And so what did that have to do with being great? I think a lot of times we read this as telling us that greatness is humility – the more humble you are, the greater you are. But of course, as soon as you think about becoming great with your humility, you’ve failed completely to be humble. It’s like one of those optical illusions that disappear as soon as you look directly at it. But Jesus wasn’t trying to make them play mind games like that. The point he was making is that the greatest is God himself. What you need to be seeking, he was showing them, is not how to be great, but how to welcome the One who alone is great. And what’s more, the amazing, incomprehensible thing about the Creator of the Universe is that he loves his creatures so much, he identifies so closely with the very least of them, that when you take the smallest child into your arms you are welcoming the God and Father of all. If you want to be first, become the servant of all, the servant even of those you think are less than you, those you think are beneath you, and in doing that you will find you are serving the One who is first of all.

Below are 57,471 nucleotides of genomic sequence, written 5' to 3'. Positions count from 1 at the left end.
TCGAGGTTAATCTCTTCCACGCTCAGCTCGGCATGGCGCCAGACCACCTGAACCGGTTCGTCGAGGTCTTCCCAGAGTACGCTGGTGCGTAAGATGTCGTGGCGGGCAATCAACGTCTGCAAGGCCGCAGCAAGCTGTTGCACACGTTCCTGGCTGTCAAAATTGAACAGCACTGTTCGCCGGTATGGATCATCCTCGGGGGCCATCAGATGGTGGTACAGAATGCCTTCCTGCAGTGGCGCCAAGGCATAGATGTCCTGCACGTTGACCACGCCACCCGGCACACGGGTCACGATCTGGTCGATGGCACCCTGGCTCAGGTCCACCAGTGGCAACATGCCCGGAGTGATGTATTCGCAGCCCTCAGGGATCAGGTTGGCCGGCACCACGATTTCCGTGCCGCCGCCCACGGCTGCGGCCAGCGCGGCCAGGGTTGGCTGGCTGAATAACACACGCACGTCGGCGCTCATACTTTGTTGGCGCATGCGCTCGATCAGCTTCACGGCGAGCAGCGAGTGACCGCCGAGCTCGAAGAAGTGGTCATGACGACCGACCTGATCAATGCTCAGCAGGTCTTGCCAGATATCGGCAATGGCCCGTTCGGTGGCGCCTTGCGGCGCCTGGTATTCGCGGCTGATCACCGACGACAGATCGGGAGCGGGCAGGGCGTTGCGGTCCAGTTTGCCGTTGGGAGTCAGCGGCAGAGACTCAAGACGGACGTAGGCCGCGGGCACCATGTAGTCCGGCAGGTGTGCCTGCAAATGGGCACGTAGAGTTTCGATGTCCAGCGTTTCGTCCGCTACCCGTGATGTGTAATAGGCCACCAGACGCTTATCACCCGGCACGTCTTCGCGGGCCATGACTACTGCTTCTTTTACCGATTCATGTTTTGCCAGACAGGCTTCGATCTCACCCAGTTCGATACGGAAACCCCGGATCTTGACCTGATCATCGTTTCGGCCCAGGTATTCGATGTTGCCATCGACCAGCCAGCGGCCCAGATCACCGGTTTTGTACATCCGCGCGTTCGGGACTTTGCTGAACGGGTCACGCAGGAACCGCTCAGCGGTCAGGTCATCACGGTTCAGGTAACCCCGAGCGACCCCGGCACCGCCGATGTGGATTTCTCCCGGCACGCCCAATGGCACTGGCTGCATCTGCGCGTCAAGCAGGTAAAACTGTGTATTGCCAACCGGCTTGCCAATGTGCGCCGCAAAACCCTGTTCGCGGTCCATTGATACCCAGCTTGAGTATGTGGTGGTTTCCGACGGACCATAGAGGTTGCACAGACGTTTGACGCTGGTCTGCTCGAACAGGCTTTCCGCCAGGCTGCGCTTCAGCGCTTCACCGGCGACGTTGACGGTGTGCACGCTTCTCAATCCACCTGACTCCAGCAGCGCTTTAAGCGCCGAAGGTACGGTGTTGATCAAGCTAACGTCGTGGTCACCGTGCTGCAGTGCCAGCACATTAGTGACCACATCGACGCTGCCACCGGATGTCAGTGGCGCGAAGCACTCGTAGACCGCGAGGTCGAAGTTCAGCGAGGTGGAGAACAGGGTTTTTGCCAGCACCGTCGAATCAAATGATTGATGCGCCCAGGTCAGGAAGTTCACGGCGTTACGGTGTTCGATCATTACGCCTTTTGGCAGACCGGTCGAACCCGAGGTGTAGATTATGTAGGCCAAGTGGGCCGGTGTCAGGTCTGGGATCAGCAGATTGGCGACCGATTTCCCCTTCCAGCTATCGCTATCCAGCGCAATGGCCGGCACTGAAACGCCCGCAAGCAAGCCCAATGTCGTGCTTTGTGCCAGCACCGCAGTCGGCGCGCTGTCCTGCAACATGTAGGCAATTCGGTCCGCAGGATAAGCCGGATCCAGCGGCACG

Jesus also set that child before them as a model of who we all are before God. Coming to us as the Son of God, Jesus taught his disciples to come to God as their Father. One thing about being a child is you are always surrounded by people who are bigger than you, who know more than you, who can do more things than you can. As adults we spend a lot of time trying to prove to ourselves and others that we are bigger or better or more important, but for a little child humility is a fact of life. A small child knows she is dependent on others for everything she needs; she lives in humble expectation of good from those who care for her. We all grow up too quickly, and too quickly lose our humility as we learn the ways of the world, but the smallest child can be for us the best example of life before God.